Acute sleep loss decreases CSF-to-blood clearance of Alzheimer's disease biomarkers

Haiyan Liu, Nicolas R. Barthélemy, Vitaliy Ovod, James G. Bollinger, Yingxin He, Samir L. Chahin, Brendan Androff, Randall J. Bateman, Brendan P. Lucey

Research output: Contribution to journalArticlepeer-review

5 Scopus citations


Introduction: Sleep deprivation increases cerebrospinal fluid (CSF) amyloid beta (Aβ) and tau levels; however, sleep's effect on Aβ and tau in plasma is unknown. Methods: In a cross-over design, CSF Aβ and tau concentrations were measured in five cognitively normal individuals who had blood and CSF collected every 2 hours for 36 hours during sleep-deprived and normal sleep control conditions. Results: Aβ40, Aβ42, unphosphorylated tau threonine181 (T181), unphosphorylated tau threonine-217 (T217), and phosphorylated T181 (pT181) concentrations increased ∼35% to 55% in CSF and decreased ∼5% to 15% in plasma during sleep deprivation. CSF/plasma ratios of all Alzheimer's disease (AD) biomarkers increased during sleep deprivation while the CSF/plasma albumin ratio, a measure of blood–CSF barrier permeability, decreased. CSF and plasma Aβ42/40, pT181/T181, and pT181/Aβ42 ratios were stable longitudinally in both groups. Discussion: These findings show that sleep loss alters some plasma AD biomarkers by lowering brain clearance mechanisms and needs to be taken into account when interpreting individual plasma AD biomarkers but not ratios.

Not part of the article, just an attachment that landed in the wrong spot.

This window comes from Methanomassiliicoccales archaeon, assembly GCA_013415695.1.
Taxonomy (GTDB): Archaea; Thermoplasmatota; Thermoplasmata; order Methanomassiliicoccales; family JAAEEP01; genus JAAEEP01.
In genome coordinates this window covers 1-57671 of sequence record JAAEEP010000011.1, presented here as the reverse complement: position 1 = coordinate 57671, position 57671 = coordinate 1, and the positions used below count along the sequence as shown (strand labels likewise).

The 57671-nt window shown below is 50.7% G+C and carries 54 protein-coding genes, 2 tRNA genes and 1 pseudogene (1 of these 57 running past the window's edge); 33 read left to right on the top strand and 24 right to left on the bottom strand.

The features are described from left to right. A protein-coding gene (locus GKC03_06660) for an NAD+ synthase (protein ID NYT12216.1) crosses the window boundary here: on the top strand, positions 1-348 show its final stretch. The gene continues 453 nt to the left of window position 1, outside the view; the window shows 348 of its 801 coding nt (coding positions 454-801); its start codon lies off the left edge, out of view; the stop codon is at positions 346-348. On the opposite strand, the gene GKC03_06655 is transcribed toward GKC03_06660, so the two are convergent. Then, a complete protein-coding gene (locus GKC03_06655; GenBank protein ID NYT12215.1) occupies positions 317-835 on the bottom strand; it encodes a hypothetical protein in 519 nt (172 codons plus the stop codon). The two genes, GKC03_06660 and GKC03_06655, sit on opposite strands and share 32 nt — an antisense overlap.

Original languageEnglish
Pages (from-to)3055-3064
Number of pages10
JournalAlzheimer's and Dementia
Issue number7
StatePublished - Jul 2023


  • Alzheimer's disease
  • biomarkers
  • sleep


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